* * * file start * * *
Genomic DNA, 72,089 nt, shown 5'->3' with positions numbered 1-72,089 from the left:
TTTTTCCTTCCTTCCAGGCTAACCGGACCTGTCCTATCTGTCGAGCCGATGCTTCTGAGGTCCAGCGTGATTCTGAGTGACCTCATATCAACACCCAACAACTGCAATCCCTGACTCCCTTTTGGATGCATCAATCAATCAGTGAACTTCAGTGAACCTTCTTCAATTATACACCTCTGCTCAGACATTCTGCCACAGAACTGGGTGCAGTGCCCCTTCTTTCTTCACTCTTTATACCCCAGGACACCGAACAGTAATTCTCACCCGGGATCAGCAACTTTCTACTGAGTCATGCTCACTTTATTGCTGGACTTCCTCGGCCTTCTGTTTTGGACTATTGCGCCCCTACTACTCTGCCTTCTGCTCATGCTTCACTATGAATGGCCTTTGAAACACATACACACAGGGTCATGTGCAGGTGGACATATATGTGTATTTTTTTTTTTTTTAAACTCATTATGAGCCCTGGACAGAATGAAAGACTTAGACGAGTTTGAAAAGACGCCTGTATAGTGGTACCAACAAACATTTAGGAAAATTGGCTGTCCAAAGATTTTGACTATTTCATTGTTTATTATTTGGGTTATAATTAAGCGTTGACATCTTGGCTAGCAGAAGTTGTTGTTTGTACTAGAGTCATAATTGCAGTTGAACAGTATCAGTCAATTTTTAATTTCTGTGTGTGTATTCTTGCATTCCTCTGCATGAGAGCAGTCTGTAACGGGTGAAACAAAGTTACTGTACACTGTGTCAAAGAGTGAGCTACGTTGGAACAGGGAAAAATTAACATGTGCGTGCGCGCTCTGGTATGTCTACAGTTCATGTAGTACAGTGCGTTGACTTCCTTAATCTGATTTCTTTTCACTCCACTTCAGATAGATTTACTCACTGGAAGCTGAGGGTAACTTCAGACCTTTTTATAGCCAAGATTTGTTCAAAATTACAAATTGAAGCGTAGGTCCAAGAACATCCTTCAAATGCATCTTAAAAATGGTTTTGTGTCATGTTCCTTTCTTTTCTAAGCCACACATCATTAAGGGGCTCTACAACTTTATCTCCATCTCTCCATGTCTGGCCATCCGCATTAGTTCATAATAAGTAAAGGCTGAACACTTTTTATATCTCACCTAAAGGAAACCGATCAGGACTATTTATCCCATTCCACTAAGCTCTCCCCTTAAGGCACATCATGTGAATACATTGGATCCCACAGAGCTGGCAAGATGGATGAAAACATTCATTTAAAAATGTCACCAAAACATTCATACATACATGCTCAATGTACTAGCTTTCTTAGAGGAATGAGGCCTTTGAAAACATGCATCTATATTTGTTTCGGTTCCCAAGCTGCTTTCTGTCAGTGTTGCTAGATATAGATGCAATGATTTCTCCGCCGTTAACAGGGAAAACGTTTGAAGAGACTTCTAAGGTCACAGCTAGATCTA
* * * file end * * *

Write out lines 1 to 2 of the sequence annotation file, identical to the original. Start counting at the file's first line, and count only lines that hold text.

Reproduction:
Genomic DNA, 72,089 nt, shown 5'->3' with positions numbered 1-72,089 from the left:
TTTTTCCTTCCTTCCAGGCTAACCGGACCTGTCCTATCTGTCGAGCCGATGCTTCTGAGGTCCAGCGTGATTCTGAGTGACCTCATATCAACACCCAACAACTGCAATCCCTGACTCCCTTTTGGATGCATCAATCAATCAGTGAACTTCAGTGAACCTTCTTCAATTATACACCTCTGCTCAGACATTCTGCCACAGAACTGGGTGCAGTGCCCCTTCTTTCTTCACTCTTTATACCCCAGGACACCGAACAGTAATTCTCACCCGGGATCAGCAACTTTCTACTGAGTCATGCTCACTTTATTGCTGGACTTCCTCGGCCTTCTGTTTTGGACTATTGCGCCCCTACTACTCTGCCTTCTGCTCATGCTTCACTATGAATGGCCTTTGAAACACATACACACAGGGTCATGTGCAGGTGGACATATATGTGTATTTTTTTTTTTTTTAAACTCATTATGAGCCCTGGACAGAATGAAAGACTTAGACGAGTTTGAAAAGACGCCTGTATAGTGGTACCAACAAACATTTAGGAAAATTGGCTGTCCAAAGATTTTGACTATTTCATTGTTTATTATTTGGGTTATAATTAAGCGTTGACATCTTGGCTAGCAGAAGTTGTTGTTTGTACTAGAGTCATAATTGCAGTTGAACAGTATCAGTCAATTTTTAATTTCTGTGTGTGTATTCTTGCATTCCTCTGCATGAGAGCAGTCTGTAACGGGTGAAACAAAGTTACTGTACACTGTGTCAAAGAGTGAGCTACGTTGGAACAGGGAAAAATTAACATGTGCGTGCGCGCTCTGGTATGTCTACAGTTCATGTAGTACAGTGCGTTGACTTCCTTAATCTGATTTCTTTTCACTCCACTTCAGATAGATTTACTCACTGGAAGCTGAGGGTAACTTCAGACCTTTTTATAGCCAAGATTTGTTCAAAATTACAAATTGAAGCGTAGGTCCAAGAACATCCTTCAAATGCATCTTAAAAATGGTTTTGTGTCATGTTCCTTTCTTTTCTAAGCCACACATCATTAAGGGGCTCTACAACTTTATCTCCATCTCTCCATGTCTGGCCATCCGCATTAGTTCATAATAAGTAAAGGCTGAACACTTTTTATATCTCACCTAAAGGAAACCGATCAGGACTATTTATCCCATTCCACTAAGCTCTCCCCTTAAGGCACATCATGTGAATACATTGGATCCCACAGAGCTGGCAAGATGGATGAAAACATTCATTTAAAAATGTCACCAAAACATTCATACATACATGCTCAATGTACTAGCTTTCTTAGAGGAATGAGGCCTTTGAAAACATGCATCTATATTTGTTTCGGTTCCCAAGCTGCTTTCTGTCAGTGTTGCTAGATATAGATGCAATGATTTCTCCGCCGTTAACAGGGAAAACGTTTGAAGAGACTTCTAAGGTCACAGCTAGATCTA